Attitudes toward nonhuman animals are clearly changing in the many contexts in which we interact with them – from the roads that we build through their habitats, to the treatment of our companion animals, to the food we put on our plates. To say that these issues are both important to the Canadian public and highly controversial would be an understatement. Stories in the popular media that speak to this include: the Toronto City Council’s decision to relocate the elephants from the Toronto Zoo to a sanctuary, the handful of animal-welfare-related bills that have recently appeared or are currently before parliament (including Bills C-251, C-246, and S-214), and the controversy surrounding the fatal shooting of the gorilla, Harambe, at the Cincinatti Zoo. While scholarly interest has generated important work in critical animal philosophy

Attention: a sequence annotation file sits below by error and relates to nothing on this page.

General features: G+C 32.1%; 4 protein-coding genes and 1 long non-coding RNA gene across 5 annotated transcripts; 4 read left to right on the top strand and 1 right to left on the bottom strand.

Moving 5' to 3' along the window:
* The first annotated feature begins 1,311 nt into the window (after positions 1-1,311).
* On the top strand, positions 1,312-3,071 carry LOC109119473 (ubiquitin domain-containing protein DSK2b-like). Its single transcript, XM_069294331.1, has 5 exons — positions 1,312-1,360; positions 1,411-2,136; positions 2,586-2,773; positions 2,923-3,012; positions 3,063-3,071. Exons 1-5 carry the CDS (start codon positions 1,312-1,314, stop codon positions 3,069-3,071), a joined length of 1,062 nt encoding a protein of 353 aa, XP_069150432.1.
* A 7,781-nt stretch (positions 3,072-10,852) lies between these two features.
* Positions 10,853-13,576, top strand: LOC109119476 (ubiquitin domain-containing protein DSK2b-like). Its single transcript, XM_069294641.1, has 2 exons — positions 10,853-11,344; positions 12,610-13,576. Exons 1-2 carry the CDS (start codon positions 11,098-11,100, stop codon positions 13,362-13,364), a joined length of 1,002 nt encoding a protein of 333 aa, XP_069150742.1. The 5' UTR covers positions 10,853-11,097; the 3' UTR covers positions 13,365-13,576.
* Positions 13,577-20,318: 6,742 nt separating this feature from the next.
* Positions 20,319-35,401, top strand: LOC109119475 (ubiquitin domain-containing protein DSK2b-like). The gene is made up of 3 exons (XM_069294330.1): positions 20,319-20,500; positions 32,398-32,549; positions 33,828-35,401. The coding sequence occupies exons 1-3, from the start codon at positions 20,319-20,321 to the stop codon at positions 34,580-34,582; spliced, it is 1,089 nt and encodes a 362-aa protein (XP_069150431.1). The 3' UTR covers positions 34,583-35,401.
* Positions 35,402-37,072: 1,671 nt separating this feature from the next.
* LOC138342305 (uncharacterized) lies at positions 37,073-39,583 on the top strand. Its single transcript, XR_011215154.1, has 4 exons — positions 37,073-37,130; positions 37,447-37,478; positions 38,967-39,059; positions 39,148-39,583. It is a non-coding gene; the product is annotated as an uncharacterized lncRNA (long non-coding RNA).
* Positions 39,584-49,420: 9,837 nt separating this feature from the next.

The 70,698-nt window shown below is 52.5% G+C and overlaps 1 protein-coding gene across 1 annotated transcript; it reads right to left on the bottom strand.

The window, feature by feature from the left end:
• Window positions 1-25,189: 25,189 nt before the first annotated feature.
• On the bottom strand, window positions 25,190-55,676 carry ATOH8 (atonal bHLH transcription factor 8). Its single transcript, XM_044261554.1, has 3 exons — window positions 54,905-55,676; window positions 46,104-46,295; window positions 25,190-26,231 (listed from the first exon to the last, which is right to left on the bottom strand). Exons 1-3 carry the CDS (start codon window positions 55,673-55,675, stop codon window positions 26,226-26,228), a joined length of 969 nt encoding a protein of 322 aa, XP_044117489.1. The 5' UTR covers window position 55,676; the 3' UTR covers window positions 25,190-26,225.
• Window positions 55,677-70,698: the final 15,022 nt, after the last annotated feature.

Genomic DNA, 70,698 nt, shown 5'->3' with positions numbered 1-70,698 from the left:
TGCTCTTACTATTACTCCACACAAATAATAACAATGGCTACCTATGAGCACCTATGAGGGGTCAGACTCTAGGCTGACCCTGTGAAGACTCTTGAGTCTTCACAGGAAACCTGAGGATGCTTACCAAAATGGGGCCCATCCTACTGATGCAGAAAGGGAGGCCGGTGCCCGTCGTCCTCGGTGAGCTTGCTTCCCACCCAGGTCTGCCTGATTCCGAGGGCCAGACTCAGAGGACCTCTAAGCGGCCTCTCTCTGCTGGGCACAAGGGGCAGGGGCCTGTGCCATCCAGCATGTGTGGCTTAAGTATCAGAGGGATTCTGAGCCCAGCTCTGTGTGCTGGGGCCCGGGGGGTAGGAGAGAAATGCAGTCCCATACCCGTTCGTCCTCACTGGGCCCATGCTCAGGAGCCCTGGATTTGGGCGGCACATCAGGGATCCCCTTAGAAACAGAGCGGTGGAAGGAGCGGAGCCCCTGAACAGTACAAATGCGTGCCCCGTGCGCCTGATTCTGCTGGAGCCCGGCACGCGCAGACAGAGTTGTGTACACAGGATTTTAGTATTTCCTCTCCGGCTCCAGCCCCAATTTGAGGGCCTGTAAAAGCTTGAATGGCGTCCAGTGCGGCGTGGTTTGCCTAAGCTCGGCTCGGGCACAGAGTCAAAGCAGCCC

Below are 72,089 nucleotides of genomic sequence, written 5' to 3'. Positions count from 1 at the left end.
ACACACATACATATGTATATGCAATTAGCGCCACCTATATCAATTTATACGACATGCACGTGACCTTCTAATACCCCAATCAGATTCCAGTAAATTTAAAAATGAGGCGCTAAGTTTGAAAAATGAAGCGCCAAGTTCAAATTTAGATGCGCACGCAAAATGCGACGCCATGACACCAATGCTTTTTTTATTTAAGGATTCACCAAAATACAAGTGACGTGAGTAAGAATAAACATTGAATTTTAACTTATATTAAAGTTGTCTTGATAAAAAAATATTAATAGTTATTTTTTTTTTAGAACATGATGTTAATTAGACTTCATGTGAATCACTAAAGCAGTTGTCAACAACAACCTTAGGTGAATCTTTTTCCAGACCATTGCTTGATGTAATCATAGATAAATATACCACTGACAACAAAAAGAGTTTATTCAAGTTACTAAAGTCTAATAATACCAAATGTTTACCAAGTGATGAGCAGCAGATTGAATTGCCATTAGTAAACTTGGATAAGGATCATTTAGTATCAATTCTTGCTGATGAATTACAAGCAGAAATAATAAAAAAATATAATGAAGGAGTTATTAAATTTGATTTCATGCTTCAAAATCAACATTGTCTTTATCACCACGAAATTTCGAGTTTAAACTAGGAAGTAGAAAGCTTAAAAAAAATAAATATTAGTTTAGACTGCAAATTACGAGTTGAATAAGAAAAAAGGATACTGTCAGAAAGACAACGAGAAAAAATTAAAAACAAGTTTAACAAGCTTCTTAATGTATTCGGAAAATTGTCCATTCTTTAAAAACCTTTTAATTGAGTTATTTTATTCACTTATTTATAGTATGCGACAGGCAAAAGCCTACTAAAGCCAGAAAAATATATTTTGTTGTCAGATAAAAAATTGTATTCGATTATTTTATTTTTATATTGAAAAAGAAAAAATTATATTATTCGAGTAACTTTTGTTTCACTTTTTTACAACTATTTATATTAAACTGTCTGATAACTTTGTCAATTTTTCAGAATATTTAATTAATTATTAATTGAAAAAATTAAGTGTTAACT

it has not yet produced a unified theoretical framework that can effectively inform and transform the many public and science policies that guide and constrain our interactions with nonhuman animals. This lacuna is evident in the logical inconsistencies and confusions in current legal and political discourse.
In Zoopolis: A Political Theory of Animal Rights (2011), Canadian scholars Sue Donaldson and Will Kymlicka offer a new theory that has the potential to guide the development of this much-needed framework. However, these challenging ideas have not yet entered discussions in the popular media or captured the imagination of the general public. Our panel will go some way toward ameliorating this.